Egolf, T. Alan; Sparks, S. Patrick

1987-01-01

351

Wake instabilities of a blunt trailing edge profiled body at intermediate Reynolds numbers  

NASA Astrophysics Data System (ADS)

Experiments have been conducted to identify and characterize the instabilities in the wake of a blunt trailing edge profiled body, comprised of an elliptical leading edge and a rectangular trailing edge, for a broad range of Reynolds numbers ( based on the thickness of the body). These experiments, which include measurements of the wake velocity field using hot-wire anemometry and particle image velocimetry, complement previous studies of the wake flow for the same geometry at lower and higher Reynolds numbers. The spatial characteristics of the primary wake instability (the von Kármán vortex street) are found to have relatively little variation in the range of Reynolds numbers investigated, in spite of the transition of the boundary layer upstream of the trailing edge from a laminar to a turbulent state. The dominant secondary instability, identified based on the structure of velocity and vorticity fields in the wake extracted using proper orthogonal decomposition, is found to have features similar to the ones described numerically and experimentally by Ryan et al. (J Fluid Mech 538:1-29, 2005), and Naghib-Lahouti et al. (Exp Fluids 52:1547-1566, 2012) at lower Reynolds numbers. The findings suggest that the spatial characteristics of the dominant primary and secondary wake flow instabilities have little dependence on the state of the flow upstream of the separation points, in spite of the distinct change in the normalized vortex shedding frequency upon the transition of the boundary layer.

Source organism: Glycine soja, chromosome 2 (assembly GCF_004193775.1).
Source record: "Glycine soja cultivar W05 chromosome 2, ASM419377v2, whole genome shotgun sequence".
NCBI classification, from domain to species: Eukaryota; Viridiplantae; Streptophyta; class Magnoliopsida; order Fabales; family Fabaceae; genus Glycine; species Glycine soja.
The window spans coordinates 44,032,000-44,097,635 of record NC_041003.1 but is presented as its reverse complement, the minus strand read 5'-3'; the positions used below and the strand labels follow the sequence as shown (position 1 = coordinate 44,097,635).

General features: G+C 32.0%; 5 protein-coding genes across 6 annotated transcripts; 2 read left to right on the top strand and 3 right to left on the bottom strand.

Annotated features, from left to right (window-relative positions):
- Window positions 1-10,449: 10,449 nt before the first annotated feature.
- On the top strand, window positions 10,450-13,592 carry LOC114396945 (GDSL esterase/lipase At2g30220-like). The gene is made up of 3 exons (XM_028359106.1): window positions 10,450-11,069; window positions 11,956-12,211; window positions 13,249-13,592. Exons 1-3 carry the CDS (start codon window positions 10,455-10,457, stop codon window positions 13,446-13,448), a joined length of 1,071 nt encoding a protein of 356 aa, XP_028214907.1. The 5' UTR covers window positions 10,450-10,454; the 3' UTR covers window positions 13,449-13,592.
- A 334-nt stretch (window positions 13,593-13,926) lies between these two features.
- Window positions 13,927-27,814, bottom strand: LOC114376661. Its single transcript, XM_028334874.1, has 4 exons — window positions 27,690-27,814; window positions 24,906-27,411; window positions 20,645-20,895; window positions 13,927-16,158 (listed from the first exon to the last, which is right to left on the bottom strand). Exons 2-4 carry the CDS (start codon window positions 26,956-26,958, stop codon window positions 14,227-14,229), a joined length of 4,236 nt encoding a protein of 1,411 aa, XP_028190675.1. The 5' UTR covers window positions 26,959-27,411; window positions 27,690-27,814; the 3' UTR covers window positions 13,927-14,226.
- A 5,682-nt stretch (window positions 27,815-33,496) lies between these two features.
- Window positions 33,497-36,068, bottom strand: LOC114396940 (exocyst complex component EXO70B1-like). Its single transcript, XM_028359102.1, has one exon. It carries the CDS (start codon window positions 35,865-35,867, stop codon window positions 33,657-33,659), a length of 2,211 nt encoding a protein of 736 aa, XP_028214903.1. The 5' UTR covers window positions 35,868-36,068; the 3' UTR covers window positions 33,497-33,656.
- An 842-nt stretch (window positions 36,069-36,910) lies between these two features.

Naghib-Lahouti, A.; Lavoie, P.; Hangan, H.

2014-07-01

352

Brain Wake-Ups  

NSDL National Science Digital Library

Wake-Up_Brain - Fire up those synapses each Monday morning. It's Monday morning and caffeine is slowly percolating into your system but your brain is still covered with weekend sludge. You need something to get those synapses firing, a brain booster to stimulate those billions of gray matter cells. You need Good Morning Thinkers! ... an absolutely free brain wake-up service offered to you by the Innovative Thinking Network, a professional membership association of leaders forging the revitalization of organizations through the powerful use of Innovation, Creativity and Group Thinking Skills. Every Monday morning subscribers receive a short, light-hearted message designed to help wipe away the fog and open the door to more powerful, creative thinking.

353

Vortex breakdown incipience: Theoretical considerations  

NASA Technical Reports Server (NTRS)

The sensitivity of the onset and the location of vortex breakdowns in concentrated vortex cores, and the pronounced tendency of the breakdowns to migrate upstream have been characteristic observations of experimental investigations; they have also been features of numerical simulations and led to questions about the validity of these simulations. This behavior seems to be inconsistent with the strong time-like axial evolution of the flow, as expressed explicitly, for example, by the quasi-cylindrical approximate equations for this flow. An order-of-magnitude analysis of the equations of motion near breakdown leads to a modified set of governing equations, analysis of which demonstrates that the interplay between radial inertial, pressure, and viscous forces gives an elliptic character to these concentrated swirling flows. Analytical, asymptotic, and numerical solutions of a simplified non-linear equation are presented; these qualitatively exhibit the features of vortex onset and location noted above.